The economics of Hitch (the movie)

So what would Hitch’s fee structure look like. It’s 2005, NYC, around 30y/o? He has a great apartment, two floors (stairs go up but we don’t see where to, but presumably a bedroom). He’s doing really well for himself, and let’s assume he didn’t inherit anything.

So how much does he charge? How many customers does he have per year? Does he charge per hour? Does he have a success bonus? Payable upon what event?

Depends on how much work he has to go through for each client. He’s clearly not a budget matchmaker. I could easily see people ponying up $5,000 or even $10,000 for his services. Then assume a week or two for him to hook you up with your secret love. (Actually, I would structure that as $5,000 up front, $5,000 if successful).

at $5k a pop, 2 weeks per, that’s $125k per year… no so much in manhattan. But, at $10k per, one per week (presumably he could overlap clients if he really had to), that’s half a million a year - very doable. Even if you cut that in half, for slow times and failures to hook someone up, I could see him living his lifestyle on a quarter million a year.

Apparently $25k is not out of the question…

Although if memory serves Kevin James’ character wasn’t likely to have an extra 25k laying around.

I think the more likely answer is that it seems that people in TV/movies often have awesome apartments - I mean I get that Frasier could afford his place (not in NYC of course too), but the people on friends? Wasn’t as nice as Frasiers, but seemed pretty nice for New York if I remember.

I believe for Friends, they explained Monica’s apartment as being rent-controlled, and actually owned by her grandmother. Joey was a highly successful actor and still had a roommate. Ross was a professor, which doesn’t pay peanuts. As much hate as the show gets, they at least had a plausible explanation for the apartments.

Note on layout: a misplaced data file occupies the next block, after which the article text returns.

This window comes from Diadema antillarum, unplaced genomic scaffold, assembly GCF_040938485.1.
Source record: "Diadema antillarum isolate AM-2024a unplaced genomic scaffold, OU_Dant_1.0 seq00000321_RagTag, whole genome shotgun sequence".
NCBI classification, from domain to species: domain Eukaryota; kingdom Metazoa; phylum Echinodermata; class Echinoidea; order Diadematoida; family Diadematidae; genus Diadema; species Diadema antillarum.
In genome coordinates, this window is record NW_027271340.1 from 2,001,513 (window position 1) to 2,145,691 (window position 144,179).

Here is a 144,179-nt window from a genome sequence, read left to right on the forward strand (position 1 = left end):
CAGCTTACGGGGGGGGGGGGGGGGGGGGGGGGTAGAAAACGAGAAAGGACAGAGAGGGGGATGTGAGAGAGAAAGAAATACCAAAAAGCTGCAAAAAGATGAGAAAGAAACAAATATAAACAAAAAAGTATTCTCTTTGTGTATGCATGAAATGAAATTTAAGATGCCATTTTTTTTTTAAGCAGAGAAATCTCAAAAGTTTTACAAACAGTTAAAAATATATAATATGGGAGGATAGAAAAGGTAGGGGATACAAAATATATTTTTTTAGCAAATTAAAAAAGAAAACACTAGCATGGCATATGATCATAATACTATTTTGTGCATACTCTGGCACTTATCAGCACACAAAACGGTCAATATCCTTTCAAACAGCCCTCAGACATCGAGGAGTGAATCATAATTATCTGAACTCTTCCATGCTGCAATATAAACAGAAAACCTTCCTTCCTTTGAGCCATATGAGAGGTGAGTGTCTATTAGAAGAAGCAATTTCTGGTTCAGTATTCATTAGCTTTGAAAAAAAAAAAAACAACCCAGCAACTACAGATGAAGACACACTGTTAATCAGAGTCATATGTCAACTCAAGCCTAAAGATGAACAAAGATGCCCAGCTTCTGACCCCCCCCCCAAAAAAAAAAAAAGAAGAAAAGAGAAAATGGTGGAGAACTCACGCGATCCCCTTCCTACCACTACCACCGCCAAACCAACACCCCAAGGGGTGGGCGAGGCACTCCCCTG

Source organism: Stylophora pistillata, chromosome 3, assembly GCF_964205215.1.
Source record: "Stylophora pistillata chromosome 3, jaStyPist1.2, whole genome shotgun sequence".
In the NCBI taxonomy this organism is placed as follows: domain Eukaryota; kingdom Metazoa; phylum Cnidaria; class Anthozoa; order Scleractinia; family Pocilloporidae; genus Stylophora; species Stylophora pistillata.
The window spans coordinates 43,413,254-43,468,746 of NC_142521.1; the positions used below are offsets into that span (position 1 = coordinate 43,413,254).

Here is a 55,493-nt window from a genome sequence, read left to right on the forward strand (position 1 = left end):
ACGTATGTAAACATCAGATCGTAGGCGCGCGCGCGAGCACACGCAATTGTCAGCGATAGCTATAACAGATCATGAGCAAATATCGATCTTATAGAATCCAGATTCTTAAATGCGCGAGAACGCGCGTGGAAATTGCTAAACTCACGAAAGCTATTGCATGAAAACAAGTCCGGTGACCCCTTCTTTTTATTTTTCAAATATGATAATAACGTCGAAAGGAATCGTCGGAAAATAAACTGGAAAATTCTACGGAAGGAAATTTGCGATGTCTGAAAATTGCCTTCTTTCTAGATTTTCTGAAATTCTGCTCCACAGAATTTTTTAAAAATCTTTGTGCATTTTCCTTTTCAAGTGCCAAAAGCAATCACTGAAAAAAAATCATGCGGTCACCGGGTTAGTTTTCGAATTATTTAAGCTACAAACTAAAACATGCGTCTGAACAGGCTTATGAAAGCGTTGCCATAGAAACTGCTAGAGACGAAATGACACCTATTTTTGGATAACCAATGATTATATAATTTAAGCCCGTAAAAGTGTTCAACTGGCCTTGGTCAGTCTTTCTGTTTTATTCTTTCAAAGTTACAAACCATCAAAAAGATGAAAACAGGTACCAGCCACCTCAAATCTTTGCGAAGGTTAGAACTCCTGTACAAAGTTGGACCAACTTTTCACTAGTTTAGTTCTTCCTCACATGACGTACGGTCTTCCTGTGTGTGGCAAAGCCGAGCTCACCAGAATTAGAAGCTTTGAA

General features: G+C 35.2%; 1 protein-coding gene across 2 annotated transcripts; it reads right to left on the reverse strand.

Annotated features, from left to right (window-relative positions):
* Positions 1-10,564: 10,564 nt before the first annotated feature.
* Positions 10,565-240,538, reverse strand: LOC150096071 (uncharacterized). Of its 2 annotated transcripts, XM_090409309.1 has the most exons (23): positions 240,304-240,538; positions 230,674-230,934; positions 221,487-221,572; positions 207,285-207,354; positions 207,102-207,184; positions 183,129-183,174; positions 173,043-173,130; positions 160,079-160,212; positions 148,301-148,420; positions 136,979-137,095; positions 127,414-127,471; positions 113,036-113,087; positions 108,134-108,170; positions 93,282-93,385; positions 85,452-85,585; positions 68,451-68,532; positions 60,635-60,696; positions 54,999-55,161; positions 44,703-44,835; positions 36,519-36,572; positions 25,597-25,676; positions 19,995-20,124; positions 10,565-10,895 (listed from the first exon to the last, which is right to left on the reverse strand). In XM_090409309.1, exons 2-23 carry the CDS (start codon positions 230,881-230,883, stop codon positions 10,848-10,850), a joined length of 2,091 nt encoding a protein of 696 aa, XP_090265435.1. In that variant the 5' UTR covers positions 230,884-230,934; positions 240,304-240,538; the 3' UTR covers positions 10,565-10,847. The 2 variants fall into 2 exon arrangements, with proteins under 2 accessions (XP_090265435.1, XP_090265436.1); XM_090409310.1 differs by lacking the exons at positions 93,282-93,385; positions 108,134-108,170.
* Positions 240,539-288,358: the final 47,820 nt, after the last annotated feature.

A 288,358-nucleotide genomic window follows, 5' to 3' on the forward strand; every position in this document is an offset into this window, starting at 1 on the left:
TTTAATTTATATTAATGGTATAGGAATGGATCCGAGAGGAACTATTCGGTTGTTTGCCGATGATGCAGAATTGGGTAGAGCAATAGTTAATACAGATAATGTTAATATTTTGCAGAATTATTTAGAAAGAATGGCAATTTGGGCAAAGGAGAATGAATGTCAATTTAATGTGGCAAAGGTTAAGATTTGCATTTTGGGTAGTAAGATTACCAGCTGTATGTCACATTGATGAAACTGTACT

Fair enough - I didn’t watch that much of it - glad to see they at least tried to address it :slight_smile:

I was under the impression Joey was a struggling actor - I guess I didn’t watch enough. I was only thinking of Monica’s apartment for some reason though.

I know someone who had a rent controlled apartment in manhattan - it was a very, very, very, very small apartment with a shower in the kitchen - and it did involve a grandparent. But it was only $400 I think. Can’t beat that. So I guess the Monica thing does make some sense.

Joey was a struggling actor for most of the show’s run. But during that time, he was roommates with Chandler, who was a very successful mid-level executive at some generic company.

Joey was a successful soap opera actor in the early season(s) - Joey/Chandler had lived together for some time - then there was the soap incident (“is soap self cleaning”) and Joey moved out to a very nice apartment and Chandler looked for a new roommate. (“thats a goldfish cracker!”)

Joey only became a struggling actor after he dissed the writers, and then fell down an elevator shaft and suffered a brain injury that, in a fit or irony, only his character had the skill to fix.

(why do I remember this stuff?)

It all depends how to count. Joey was only on Days of Our Lives for a few episodes in the second season. He’s actually fired before the end of the season.

According to Wikipedia, he doesn’t rejoin the soap opera until the 7th season.